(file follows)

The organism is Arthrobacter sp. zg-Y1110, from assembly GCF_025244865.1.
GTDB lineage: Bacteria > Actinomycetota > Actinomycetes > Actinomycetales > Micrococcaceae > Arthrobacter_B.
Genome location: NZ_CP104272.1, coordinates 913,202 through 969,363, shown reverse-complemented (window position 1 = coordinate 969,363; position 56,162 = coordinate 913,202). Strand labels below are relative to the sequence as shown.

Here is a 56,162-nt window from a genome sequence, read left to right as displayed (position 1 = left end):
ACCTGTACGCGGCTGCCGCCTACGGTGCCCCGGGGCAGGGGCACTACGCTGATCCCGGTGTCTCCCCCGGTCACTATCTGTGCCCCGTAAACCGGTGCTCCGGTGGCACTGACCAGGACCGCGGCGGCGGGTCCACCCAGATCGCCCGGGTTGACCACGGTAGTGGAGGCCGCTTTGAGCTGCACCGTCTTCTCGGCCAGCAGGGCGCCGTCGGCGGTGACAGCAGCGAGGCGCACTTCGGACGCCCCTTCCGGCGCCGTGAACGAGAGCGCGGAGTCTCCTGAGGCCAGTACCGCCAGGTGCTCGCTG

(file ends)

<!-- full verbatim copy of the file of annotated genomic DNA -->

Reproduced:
The organism is Arthrobacter sp. zg-Y1110, from assembly GCF_025244865.1.
GTDB lineage: Bacteria > Actinomycetota > Actinomycetes > Actinomycetales > Micrococcaceae > Arthrobacter_B.
Genome location: NZ_CP104272.1, coordinates 913,202 through 969,363, shown reverse-complemented (window position 1 = coordinate 969,363; position 56,162 = coordinate 913,202). Strand labels below are relative to the sequence as shown.

Here is a 56,162-nt window from a genome sequence, read left to right as displayed (position 1 = left end):
ACCTGTACGCGGCTGCCGCCTACGGTGCCCCGGGGCAGGGGCACTACGCTGATCCCGGTGTCTCCCCCGGTCACTATCTGTGCCCCGTAAACCGGTGCTCCGGTGGCACTGACCAGGACCGCGGCGGCGGGTCCACCCAGATCGCCCGGGTTGACCACGGTAGTGGAGGCCGCTTTGAGCTGCACCGTCTTCTCGGCCAGCAGGGCGCCGTCGGCGGTGACAGCAGCGAGGCGCACTTCGGACGCCCCTTCCGGCGCCGTGAACGAGAGCGCGGAGTCTCCTGAGGCCAGTACCGCCAGGTGCTCGCTG